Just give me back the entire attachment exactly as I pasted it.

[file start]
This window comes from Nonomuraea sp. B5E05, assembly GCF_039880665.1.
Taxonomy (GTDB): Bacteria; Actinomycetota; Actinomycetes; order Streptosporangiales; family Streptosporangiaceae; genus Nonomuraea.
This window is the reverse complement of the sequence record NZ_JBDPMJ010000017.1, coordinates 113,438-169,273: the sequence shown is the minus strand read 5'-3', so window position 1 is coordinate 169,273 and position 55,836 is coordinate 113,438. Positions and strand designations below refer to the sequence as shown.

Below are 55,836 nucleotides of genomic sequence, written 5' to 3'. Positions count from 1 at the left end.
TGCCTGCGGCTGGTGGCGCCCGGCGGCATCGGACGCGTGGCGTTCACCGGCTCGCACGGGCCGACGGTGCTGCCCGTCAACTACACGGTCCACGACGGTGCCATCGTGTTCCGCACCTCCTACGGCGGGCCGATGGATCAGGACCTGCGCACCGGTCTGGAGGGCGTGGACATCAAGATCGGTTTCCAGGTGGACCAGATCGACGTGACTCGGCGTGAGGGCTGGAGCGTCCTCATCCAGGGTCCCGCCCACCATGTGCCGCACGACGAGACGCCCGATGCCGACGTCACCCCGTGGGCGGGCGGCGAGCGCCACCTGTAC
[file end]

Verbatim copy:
This window comes from Nonomuraea sp. B5E05, assembly GCF_039880665.1.
Taxonomy (GTDB): Bacteria; Actinomycetota; Actinomycetes; order Streptosporangiales; family Streptosporangiaceae; genus Nonomuraea.
This window is the reverse complement of the sequence record NZ_JBDPMJ010000017.1, coordinates 113,438-169,273: the sequence shown is the minus strand read 5'-3', so window position 1 is coordinate 169,273 and position 55,836 is coordinate 113,438. Positions and strand designations below refer to the sequence as shown.

Below are 55,836 nucleotides of genomic sequence, written 5' to 3'. Positions count from 1 at the left end.
TGCCTGCGGCTGGTGGCGCCCGGCGGCATCGGACGCGTGGCGTTCACCGGCTCGCACGGGCCGACGGTGCTGCCCGTCAACTACACGGTCCACGACGGTGCCATCGTGTTCCGCACCTCCTACGGCGGGCCGATGGATCAGGACCTGCGCACCGGTCTGGAGGGCGTGGACATCAAGATCGGTTTCCAGGTGGACCAGATCGACGTGACTCGGCGTGAGGGCTGGAGCGTCCTCATCCAGGGTCCCGCCCACCATGTGCCGCACGACGAGACGCCCGATGCCGACGTCACCCCGTGGGCGGGCGGCGAGCGCCACCTGTAC